Artist of the Week

Kioto Aoki

July 13, 2021

Kioto Aoki is an artist and educator using the material specificity of the analogue image and image-making process to explore modes of perception as a politics of vision. Her photographic work oscillates between the still and the moving image, attentive to the apparatus of the human eye and the camera; while installation and artist book works engage mechanisms of structural tangibility and site-specificity. Forming a rhetoric of nuanced quietude, her practice considers the intimacies of vision through the experience of sight from inception through presentation. As a musician, Kioto descends from the Toyoakimoto performing arts family in Tokyo with roots dating back to the Edo period. Studying under her Tokyo-born father, Kioto is carrying on the artistic family lineage in Chicago as sole professional taiko artist in the city. Kioto plays in both traditional and contemporary musical contexts and is active within the experimental and creative music communities in Chicago and the Bay Area. She also leads the National Gintenkai Project – the performance unit within Tsukasa Taiko, the Japanese drumming program at Asian Improv aRts Midwest. Musical projects include Yoko Ono’s SKYLANDING, Tatsu Aoki’s The MIYUMI Project, The Reduction Ensemble, and the Taiko Legacy / Reduction series at the Museum of Contemporary Art Chicago. Kioto is also a multi-year Ethnic and Folk Arts Master Apprentice Program Awardee from the Illinois Arts Council. Curatorial projects include the ongoing Chicago Obihiro Exchange Project and 思考回路•Shikoukairo: Patterns of Thought which reframes the conversation around Asian & Asian-American cultural diegesis in the arts. She received her BFA & MFA from The School of the Art Institute of Chicago.

Tell us a bit about yourself, what you do, and how you started out as an artist and musician.

My musical practice is as a taiko artist, which is the traditional Japanese drum. I come from a performing arts family named Toyoakimoto with roots dating back to the Edo Period in Japan.

I curiously had a very conventional upbringing in terms of folk traditions: learning and playing with family, developing on stage, here in Chicago. My father grew up surrounded by the traditional arts as his family was running an okiya business, but he was also connected underground arts scene in 1970’s Tokyo. He then came to the US to pursue a career in jazz and film and experimental music. I started performing on professional stages in Chicago from about age 7 with my father and younger brother. It was just the three of us –and later including my younger sister– improvising all the time.

I have a visual practice as a photographer and filmmaker and went to art school for that. I’m interested in exploring the nuances of the mundane through various modes of perception, as a sort of politics of vision. I do installations and make artist books as well, but these iterations come all from a place as an image-maker. I have recently been working with site-specificity, incorporating the material and spatial histories of exhibition spaces.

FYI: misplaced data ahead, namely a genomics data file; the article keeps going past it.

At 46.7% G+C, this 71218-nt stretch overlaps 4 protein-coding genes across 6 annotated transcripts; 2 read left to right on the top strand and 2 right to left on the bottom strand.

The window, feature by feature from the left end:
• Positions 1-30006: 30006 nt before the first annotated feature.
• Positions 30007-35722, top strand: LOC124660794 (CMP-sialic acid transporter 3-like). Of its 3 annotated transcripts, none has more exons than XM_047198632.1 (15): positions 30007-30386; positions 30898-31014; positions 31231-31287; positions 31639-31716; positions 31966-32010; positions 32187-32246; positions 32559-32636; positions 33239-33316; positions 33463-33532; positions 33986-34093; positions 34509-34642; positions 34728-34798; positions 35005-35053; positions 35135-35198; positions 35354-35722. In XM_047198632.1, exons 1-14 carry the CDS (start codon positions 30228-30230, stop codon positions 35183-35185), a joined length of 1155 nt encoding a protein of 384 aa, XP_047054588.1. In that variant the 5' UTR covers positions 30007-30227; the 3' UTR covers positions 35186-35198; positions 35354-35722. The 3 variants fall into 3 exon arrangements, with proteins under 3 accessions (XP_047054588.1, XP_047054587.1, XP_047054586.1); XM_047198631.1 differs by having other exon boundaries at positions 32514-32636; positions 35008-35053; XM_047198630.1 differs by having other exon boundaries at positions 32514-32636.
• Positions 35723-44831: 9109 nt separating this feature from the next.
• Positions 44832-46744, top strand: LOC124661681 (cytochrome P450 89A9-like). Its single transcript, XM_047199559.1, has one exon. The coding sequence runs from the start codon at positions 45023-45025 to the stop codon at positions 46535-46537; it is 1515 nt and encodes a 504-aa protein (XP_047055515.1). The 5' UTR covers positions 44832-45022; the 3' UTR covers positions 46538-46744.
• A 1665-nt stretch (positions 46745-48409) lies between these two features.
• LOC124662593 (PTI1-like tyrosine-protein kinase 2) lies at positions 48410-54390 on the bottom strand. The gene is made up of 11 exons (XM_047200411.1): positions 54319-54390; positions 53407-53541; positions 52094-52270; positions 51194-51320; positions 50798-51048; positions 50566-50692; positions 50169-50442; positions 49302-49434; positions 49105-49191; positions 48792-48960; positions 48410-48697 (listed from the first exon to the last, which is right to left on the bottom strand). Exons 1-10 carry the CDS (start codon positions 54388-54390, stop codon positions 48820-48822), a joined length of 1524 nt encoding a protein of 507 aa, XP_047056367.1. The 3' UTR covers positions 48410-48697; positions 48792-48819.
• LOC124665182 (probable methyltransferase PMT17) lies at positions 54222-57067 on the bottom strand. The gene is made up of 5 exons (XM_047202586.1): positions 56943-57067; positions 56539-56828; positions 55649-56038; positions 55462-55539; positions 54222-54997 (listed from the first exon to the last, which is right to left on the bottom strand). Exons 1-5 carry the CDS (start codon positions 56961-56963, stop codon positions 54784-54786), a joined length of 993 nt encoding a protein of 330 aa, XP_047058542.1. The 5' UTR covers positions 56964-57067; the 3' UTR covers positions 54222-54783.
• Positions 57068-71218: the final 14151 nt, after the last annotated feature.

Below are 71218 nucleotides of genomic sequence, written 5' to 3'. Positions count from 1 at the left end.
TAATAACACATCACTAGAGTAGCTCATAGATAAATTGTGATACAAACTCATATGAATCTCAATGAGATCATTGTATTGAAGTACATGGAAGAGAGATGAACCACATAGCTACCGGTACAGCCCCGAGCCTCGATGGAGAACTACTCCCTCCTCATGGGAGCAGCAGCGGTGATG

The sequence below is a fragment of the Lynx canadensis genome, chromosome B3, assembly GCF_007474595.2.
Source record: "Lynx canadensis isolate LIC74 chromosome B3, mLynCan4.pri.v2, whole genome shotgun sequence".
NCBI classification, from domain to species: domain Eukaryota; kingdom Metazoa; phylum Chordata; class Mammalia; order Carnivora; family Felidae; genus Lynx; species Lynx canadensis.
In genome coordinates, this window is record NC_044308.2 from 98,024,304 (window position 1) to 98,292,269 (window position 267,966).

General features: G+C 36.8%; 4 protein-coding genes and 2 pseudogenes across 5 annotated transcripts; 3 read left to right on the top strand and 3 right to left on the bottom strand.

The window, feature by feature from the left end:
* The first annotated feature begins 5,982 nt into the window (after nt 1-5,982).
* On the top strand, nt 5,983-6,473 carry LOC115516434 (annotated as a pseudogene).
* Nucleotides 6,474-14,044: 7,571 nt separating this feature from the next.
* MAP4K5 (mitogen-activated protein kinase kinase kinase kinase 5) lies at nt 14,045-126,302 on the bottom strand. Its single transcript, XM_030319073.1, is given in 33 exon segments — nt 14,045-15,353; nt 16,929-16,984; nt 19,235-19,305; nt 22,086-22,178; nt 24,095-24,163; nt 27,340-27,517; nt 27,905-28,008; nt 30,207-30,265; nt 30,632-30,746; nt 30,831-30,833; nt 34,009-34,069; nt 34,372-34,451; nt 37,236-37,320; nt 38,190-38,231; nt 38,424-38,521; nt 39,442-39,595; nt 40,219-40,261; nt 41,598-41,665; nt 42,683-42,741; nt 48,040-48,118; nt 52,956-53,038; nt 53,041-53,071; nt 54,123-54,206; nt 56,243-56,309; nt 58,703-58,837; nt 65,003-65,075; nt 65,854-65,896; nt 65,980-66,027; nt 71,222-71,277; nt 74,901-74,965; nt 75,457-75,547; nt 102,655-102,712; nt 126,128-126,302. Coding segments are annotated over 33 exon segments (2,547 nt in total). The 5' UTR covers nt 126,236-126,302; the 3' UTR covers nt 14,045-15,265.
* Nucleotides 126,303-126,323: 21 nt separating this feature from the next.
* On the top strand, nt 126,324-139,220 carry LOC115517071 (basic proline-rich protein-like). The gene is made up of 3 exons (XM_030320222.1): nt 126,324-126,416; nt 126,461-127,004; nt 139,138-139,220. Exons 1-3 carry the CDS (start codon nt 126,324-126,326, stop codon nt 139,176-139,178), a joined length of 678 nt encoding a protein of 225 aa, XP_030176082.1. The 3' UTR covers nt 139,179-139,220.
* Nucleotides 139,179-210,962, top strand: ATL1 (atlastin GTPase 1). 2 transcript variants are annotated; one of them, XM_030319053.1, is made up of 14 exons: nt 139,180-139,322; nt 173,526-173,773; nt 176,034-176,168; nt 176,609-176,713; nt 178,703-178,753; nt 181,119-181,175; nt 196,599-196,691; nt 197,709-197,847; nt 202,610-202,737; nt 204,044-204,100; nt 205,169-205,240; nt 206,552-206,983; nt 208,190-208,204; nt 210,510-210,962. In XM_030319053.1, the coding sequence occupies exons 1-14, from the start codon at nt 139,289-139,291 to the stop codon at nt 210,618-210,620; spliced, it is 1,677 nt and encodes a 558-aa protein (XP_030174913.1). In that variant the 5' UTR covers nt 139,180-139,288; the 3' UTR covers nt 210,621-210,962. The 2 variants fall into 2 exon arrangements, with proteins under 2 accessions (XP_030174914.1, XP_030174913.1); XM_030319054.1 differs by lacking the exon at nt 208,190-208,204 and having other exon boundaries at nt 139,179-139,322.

I think I realized I wanted to pursue art more seriously or professionally during my graduate studies. I was beginning to be able to contextualize how my two experiences and mediums inform one another or naturally converge under the identity of an artist. I am carrying on my family lineage in Chicago as a taiko artist, exploring both traditional and contemporary applications of this kind of music; while also maintaining a different but parallel practice as photographer, filmmaker, and educator.

“Breathe” series, installed at the International Museum of Surgical Science.
“Breathe” series, installed at the International Museum of Surgical Science.

Looking at the building blocks of space and photography–light, form, and time–how do you feel the return to those elements relates to your practice? 

I think my practice is a return to these elements. My work acknowledges and accentuates these fundamental elements of time, space, form, light and movement within the mundane, using the idiosyncrasies of conceptual photography and experimental cinema. And through the notion of material specificity of the analogue image and image-making process. I am very much drawn to the sort of (maybe romanticized) universality of them too. This is the same reason I am drawn to hands and the human body as well.

When one thinks of the continuous and tactile nature of analog processes, it makes sense to draw ties to memory and sentiment. How do you mean to explore analog information sharing in your work?

What most attracts me to the analogue is in the philosophies of thinking, and making, of waiting, of taking time that are already a part of the process of making that I feel are sometimes lost in digital media. Film is nostalgic, black and white images are romanticized, I’m a nostalgic and a romanticist, but I have always been conscious about making sure my work does not get lost within nostalgia. The ties to memory and sentiment have to do with keeping, which is connected to intimacy. I suppose the everyday has to do with intimacy too. I want to keep and share these quiet but very present moments that surround us everywhere, all the time. It would seem silly to ignore these connections to sentimentality but I do feel that part of the challenge is to make sure memory and sentiment don’t appear as concomitant frivolities.